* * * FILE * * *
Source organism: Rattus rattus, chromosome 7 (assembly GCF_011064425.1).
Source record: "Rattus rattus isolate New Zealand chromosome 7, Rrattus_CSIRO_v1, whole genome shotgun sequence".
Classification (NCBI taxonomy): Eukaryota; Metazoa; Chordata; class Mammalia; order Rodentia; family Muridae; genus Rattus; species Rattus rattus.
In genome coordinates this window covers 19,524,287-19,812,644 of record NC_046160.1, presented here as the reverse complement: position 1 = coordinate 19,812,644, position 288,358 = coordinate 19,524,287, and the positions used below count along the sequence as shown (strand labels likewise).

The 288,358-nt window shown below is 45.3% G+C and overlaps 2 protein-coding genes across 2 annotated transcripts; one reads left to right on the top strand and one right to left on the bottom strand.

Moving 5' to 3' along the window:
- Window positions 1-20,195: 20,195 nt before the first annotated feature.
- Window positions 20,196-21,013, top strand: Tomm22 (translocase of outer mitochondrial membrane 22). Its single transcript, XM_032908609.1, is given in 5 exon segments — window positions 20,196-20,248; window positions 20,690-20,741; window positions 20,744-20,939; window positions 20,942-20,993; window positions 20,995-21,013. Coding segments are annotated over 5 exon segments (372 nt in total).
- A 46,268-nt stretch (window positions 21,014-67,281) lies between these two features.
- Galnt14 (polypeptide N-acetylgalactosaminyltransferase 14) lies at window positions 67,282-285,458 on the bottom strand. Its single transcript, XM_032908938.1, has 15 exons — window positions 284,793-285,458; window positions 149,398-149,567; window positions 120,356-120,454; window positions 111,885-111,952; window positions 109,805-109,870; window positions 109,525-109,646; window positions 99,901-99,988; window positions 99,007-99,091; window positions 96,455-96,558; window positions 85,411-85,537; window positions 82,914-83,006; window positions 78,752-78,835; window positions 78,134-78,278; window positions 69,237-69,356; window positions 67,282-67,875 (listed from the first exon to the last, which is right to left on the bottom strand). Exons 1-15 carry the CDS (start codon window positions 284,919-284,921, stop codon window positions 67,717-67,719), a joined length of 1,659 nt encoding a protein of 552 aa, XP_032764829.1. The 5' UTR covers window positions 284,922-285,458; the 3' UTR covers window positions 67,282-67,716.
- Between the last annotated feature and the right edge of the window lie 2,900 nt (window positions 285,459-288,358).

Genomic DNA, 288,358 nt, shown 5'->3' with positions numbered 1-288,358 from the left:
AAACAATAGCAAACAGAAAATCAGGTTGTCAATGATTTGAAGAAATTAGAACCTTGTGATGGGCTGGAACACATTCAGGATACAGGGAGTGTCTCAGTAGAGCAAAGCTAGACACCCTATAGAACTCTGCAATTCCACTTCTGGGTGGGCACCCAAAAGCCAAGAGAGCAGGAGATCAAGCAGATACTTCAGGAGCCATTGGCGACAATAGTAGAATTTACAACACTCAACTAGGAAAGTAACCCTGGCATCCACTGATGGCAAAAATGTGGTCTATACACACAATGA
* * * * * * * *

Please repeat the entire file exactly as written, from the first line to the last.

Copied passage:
Source organism: Rattus rattus, chromosome 7 (assembly GCF_011064425.1).
Source record: "Rattus rattus isolate New Zealand chromosome 7, Rrattus_CSIRO_v1, whole genome shotgun sequence".
Classification (NCBI taxonomy): Eukaryota; Metazoa; Chordata; class Mammalia; order Rodentia; family Muridae; genus Rattus; species Rattus rattus.
In genome coordinates this window covers 19,524,287-19,812,644 of record NC_046160.1, presented here as the reverse complement: position 1 = coordinate 19,812,644, position 288,358 = coordinate 19,524,287, and the positions used below count along the sequence as shown (strand labels likewise).

The 288,358-nt window shown below is 45.3% G+C and overlaps 2 protein-coding genes across 2 annotated transcripts; one reads left to right on the top strand and one right to left on the bottom strand.

Moving 5' to 3' along the window:
- Window positions 1-20,195: 20,195 nt before the first annotated feature.
- Window positions 20,196-21,013, top strand: Tomm22 (translocase of outer mitochondrial membrane 22). Its single transcript, XM_032908609.1, is given in 5 exon segments — window positions 20,196-20,248; window positions 20,690-20,741; window positions 20,744-20,939; window positions 20,942-20,993; window positions 20,995-21,013. Coding segments are annotated over 5 exon segments (372 nt in total).
- A 46,268-nt stretch (window positions 21,014-67,281) lies between these two features.
- Galnt14 (polypeptide N-acetylgalactosaminyltransferase 14) lies at window positions 67,282-285,458 on the bottom strand. Its single transcript, XM_032908938.1, has 15 exons — window positions 284,793-285,458; window positions 149,398-149,567; window positions 120,356-120,454; window positions 111,885-111,952; window positions 109,805-109,870; window positions 109,525-109,646; window positions 99,901-99,988; window positions 99,007-99,091; window positions 96,455-96,558; window positions 85,411-85,537; window positions 82,914-83,006; window positions 78,752-78,835; window positions 78,134-78,278; window positions 69,237-69,356; window positions 67,282-67,875 (listed from the first exon to the last, which is right to left on the bottom strand). Exons 1-15 carry the CDS (start codon window positions 284,919-284,921, stop codon window positions 67,717-67,719), a joined length of 1,659 nt encoding a protein of 552 aa, XP_032764829.1. The 5' UTR covers window positions 284,922-285,458; the 3' UTR covers window positions 67,282-67,716.
- Between the last annotated feature and the right edge of the window lie 2,900 nt (window positions 285,459-288,358).

Genomic DNA, 288,358 nt, shown 5'->3' with positions numbered 1-288,358 from the left:
AAACAATAGCAAACAGAAAATCAGGTTGTCAATGATTTGAAGAAATTAGAACCTTGTGATGGGCTGGAACACATTCAGGATACAGGGAGTGTCTCAGTAGAGCAAAGCTAGACACCCTATAGAACTCTGCAATTCCACTTCTGGGTGGGCACCCAAAAGCCAAGAGAGCAGGAGATCAAGCAGATACTTCAGGAGCCATTGGCGACAATAGTAGAATTTACAACACTCAACTAGGAAAGTAACCCTGGCATCCACTGATGGCAAAAATGTGGTCTATACACACAATGA